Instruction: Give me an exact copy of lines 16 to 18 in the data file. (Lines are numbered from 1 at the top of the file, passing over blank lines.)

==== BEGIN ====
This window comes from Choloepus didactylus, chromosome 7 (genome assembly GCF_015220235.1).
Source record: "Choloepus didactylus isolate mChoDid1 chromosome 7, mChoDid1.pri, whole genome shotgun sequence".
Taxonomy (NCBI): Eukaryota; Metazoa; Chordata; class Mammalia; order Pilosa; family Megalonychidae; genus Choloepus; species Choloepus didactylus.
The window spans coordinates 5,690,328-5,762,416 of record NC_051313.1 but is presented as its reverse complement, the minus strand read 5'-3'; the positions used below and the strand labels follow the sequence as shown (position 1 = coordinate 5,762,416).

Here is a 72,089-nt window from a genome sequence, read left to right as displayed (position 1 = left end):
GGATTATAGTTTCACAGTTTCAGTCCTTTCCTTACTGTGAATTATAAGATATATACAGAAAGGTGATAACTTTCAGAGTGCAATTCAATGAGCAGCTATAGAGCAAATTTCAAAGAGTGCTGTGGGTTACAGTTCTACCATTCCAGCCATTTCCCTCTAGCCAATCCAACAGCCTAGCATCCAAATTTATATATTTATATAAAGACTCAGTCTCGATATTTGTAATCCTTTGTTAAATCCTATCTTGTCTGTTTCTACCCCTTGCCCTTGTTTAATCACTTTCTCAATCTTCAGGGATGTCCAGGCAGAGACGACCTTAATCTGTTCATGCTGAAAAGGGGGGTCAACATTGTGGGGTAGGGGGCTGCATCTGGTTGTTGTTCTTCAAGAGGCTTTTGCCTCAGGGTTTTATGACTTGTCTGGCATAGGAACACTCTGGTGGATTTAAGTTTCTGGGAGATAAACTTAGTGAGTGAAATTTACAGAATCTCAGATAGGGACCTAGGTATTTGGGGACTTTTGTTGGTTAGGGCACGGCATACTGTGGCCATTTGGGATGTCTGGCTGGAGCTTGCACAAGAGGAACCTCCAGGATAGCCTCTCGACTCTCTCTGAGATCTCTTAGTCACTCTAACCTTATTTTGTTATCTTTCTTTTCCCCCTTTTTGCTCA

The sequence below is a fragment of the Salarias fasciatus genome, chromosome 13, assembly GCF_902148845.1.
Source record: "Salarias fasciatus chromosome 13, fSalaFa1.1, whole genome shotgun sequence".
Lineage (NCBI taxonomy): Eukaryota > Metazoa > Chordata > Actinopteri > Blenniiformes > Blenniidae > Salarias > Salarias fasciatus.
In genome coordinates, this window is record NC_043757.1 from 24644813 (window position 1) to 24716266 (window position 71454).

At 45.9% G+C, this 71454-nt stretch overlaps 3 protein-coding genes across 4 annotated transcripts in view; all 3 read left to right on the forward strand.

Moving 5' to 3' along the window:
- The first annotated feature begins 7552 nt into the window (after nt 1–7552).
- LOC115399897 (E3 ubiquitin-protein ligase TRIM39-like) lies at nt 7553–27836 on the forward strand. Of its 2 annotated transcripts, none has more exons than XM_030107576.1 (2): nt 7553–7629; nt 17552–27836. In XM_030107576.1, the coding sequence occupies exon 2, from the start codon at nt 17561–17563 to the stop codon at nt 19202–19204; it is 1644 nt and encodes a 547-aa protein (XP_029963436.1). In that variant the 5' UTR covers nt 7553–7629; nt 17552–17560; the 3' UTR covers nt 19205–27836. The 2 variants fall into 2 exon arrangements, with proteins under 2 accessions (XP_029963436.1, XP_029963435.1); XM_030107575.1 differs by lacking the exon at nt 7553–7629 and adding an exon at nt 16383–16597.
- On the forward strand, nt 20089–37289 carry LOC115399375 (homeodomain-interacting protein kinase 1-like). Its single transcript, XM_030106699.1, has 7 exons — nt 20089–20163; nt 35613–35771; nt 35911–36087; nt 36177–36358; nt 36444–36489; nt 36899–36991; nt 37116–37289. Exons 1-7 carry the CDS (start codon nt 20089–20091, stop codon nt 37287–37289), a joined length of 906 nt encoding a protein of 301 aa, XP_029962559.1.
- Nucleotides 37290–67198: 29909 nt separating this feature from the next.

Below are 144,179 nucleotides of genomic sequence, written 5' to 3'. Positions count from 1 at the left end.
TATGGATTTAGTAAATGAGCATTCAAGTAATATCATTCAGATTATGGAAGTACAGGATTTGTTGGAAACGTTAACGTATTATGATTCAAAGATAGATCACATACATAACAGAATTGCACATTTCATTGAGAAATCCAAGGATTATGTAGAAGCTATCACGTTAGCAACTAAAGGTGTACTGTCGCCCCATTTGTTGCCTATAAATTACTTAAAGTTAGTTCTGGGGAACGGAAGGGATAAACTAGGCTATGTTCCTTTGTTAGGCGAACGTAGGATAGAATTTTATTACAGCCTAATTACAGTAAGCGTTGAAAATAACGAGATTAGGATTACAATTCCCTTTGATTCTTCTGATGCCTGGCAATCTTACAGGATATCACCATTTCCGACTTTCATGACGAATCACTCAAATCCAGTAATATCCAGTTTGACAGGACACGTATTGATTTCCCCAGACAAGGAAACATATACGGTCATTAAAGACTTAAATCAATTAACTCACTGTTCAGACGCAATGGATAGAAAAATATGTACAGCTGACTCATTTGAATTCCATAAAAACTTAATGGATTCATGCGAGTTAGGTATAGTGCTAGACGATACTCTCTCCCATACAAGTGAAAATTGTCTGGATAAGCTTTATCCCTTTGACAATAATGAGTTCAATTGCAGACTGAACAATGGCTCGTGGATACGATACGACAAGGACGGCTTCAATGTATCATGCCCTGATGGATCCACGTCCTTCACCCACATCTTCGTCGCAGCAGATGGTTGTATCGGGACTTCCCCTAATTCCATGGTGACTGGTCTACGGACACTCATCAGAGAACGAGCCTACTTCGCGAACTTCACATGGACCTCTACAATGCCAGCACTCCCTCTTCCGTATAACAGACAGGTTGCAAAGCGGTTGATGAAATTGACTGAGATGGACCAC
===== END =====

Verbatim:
- Nucleotides 37290–67198: 29909 nt separating this feature from the next.

Below are 144,179 nucleotides of genomic sequence, written 5' to 3'. Positions count from 1 at the left end.
TATGGATTTAGTAAATGAGCATTCAAGTAATATCATTCAGATTATGGAAGTACAGGATTTGTTGGAAACGTTAACGTATTATGATTCAAAGATAGATCACATACATAACAGAATTGCACATTTCATTGAGAAATCCAAGGATTATGTAGAAGCTATCACGTTAGCAACTAAAGGTGTACTGTCGCCCCATTTGTTGCCTATAAATTACTTAAAGTTAGTTCTGGGGAACGGAAGGGATAAACTAGGCTATGTTCCTTTGTTAGGCGAACGTAGGATAGAATTTTATTACAGCCTAATTACAGTAAGCGTTGAAAATAACGAGATTAGGATTACAATTCCCTTTGATTCTTCTGATGCCTGGCAATCTTACAGGATATCACCATTTCCGACTTTCATGACGAATCACTCAAATCCAGTAATATCCAGTTTGACAGGACACGTATTGATTTCCCCAGACAAGGAAACATATACGGTCATTAAAGACTTAAATCAATTAACTCACTGTTCAGACGCAATGGATAGAAAAATATGTACAGCTGACTCATTTGAATTCCATAAAAACTTAATGGATTCATGCGAGTTAGGTATAGTGCTAGACGATACTCTCTCCCATACAAGTGAAAATTGTCTGGATAAGCTTTATCCCTTTGACAATAATGAGTTCAATTGCAGACTGAACAATGGCTCGTGGATACGATACGACAAGGACGGCTTCAATGTATCATGCCCTGATGGATCCACGTCCTTCACCCACATCTTCGTCGCAGCAGATGGTTGTATCGGGACTTCCCCTAATTCCATGGTGACTGGTCTACGGACACTCATCAGAGAACGAGCCTACTTCGCGAACTTCACATGGACCTCTACAATGCCAGCACTCCCTCTTCCGTATAACAGACAGGTTGCAAAGCGGTTGATGAAATTGACTGAGATGGACCAC